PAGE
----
Kowar’s adjustments paying off
I totally understand if you want to write off Jackson Kowar’s success in AAA lately to him having dominated the minors before or whatever you want to say. But there’s a reason why I think this time is different and it’s the same reason why I believe a lot more in Brady Singer more now than I ever did before. It’s because he’s adjusting. I don’t know all of the details, but I do know that they’ve done some work with Kowar on his delivery and, specifically, his arm slot to help give his fastball a little extra carry. You might recall that when Kowar was called up, all we heard about was how great his changeup was, but we simply couldn’t see it because the fastball was so ineffective that the changeup was rendered almost useless. So with these changes, the fastball has gotten better based on some starts I’ve had a chance to see but more importantly a conversation with a scout from his start before his most recent one on Wednesday.
To me, whenever a pitcher makes an adjustment and then you see results, that’s when you can start to take notice and him throwing the same fastball differently and getting results is something to take notice of, in my opinion. And it also explains the struggles he had in the first few starts down there. Think about a guy like Kowar who has been pitching since he was, what, nine? Maybe younger. And now suddenly he’s being asked to throw the ball a different way than ever before. Of course he struggled. It’d have been weird (and quite frankly annoying) if he didn’t. But now he’s starting to get it. He has a 1.13 ERA in his three starts spanning 16 innings. In that time, he’s struck out 21 and walked four. He’s had a 16 percent swinging strike rate and a 20 percent called strike rate. This feels like it could be a game-changer. And I think it means two things. One, Jonathan Heasley is now on notice. He’s had three less than stellar starts since being called up. And two, Dane Johnson may be the best choice to replace Cal Eldred given the work he’s clearly done with both Singer and Kowar in AAA. I’m watching very closely to see if the mechanical changes in Carlos Hernandez and Kris Bubic (you remember, the two young pitchers who were the best in the big leagues last year) pay off too.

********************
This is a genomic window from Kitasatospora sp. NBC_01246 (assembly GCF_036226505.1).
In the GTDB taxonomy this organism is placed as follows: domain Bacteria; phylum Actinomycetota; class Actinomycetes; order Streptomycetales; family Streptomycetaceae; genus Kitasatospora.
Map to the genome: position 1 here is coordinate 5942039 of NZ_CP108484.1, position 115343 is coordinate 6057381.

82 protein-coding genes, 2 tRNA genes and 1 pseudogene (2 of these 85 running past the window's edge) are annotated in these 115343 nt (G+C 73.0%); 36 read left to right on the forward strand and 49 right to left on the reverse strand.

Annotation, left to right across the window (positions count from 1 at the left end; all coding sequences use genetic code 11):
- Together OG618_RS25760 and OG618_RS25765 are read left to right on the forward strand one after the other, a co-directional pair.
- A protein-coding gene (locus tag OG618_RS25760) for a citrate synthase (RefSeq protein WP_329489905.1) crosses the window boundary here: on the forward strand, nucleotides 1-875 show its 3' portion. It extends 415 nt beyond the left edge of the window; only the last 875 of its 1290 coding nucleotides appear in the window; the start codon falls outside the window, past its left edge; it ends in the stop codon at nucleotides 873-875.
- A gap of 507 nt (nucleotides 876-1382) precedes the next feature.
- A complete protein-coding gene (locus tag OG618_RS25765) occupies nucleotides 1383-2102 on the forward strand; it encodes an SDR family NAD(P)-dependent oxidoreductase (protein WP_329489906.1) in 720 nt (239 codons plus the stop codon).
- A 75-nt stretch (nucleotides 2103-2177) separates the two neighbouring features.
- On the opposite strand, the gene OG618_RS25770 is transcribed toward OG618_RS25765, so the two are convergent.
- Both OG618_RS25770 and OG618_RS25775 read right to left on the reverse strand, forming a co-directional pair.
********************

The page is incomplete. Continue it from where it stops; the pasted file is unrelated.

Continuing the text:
Barlow’s velocity a concern
Scott Barlow is good. That much I can confirm. But I’m a little worried because while he has a 1.71 ERA and has only given up runs in four out of his 18 outings, there are some red flags that have me wondering if something is wrong. He came up huge last night to get out of that bases loaded and nobody out jam with a one-run lead, but he threw four fastballs out of 41 pitches. He’s always leaned heavily on his slider and his curve, but it just feels different right now. Last night was just the third time all year he’s used it less than 10 percent of the time and it came one outing after he used it just 10.3 percent of the time. He only used it less than the last two games twice last year as well. And to add to it, he averaged just 90.3 MPH with it. That’s 2.6 MPH below his season average which is already 2.4 MPH below last year’s average.